The Belvedere is a historical palatial complex located in the city of Vienna in Austria. The palace complex consists mainly of two Baroque palaces called the Upper and Lower Belvedere, the Orangery and the Palace Stables. The most striking building of the lot is the Upper Belvedere palace, noted for its sweeping Baroque architecture settled on one side of the Baroque-styled landscape garden that forms part of the building complex. The building complex also houses the Belvedere museum.
The Belvedere was designed to be the summer residence for Prince Eugene of Savoy. It was built at a time of extensive construction boom in the city of Vienna during the late 1600’s. It was a prosperous time for the city, which was by then already made as both the imperial capital and the residence for the ruling dynasty. It came at a successful conclusion of Price Eugene’s successful war campaign against the Ottoman Empire.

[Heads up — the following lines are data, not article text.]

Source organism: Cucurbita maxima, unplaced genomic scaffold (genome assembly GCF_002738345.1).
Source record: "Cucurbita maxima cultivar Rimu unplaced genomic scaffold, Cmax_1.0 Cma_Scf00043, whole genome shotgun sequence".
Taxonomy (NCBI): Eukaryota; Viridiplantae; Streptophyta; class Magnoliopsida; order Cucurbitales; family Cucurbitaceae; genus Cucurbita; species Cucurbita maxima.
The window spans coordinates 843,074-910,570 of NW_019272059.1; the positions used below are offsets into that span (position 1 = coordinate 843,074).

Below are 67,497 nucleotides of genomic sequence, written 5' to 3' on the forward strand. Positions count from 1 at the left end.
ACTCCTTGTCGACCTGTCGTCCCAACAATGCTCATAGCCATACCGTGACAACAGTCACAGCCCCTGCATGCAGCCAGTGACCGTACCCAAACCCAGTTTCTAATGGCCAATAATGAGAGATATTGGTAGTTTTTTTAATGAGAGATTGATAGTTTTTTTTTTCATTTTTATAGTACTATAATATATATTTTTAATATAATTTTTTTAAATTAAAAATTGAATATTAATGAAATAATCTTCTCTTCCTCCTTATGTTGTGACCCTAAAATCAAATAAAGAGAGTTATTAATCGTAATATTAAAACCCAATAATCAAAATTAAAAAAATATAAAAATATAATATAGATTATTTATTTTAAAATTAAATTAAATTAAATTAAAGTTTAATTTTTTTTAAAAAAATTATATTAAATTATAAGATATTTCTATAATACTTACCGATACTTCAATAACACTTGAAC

Lower Belvedere Features
The initial construction of the building complex commenced with the building of the Lower Belvedere in 1714. Prince Eugene of Savoy commissioned architect Johann Lucas von Hildebrandt to build it. Completed in 1716, the palace was designed to be the living quarters and the staterooms of the summer residence. The Lower Belvedere is also connected to the Orangery and the Palace Stables. It is now primarily being used to stage exhibitions and in part as a Baroque styled museum.
Upper Belvedere Features
The construction for the Upper Belvedere was planned around a year after Lower Belvedere was completed. Actual construction on the palace took place between 1721 and 1722. The palace was completed around 1723, quite a quick turnaround in terms of constructing an impressive palace.
With its sweeping Baroque design the Upper Belvedere was meant to for show and pomp display. It is evident through the Sala Terrena, its grand staircase, and the impressively looking Marble Hall.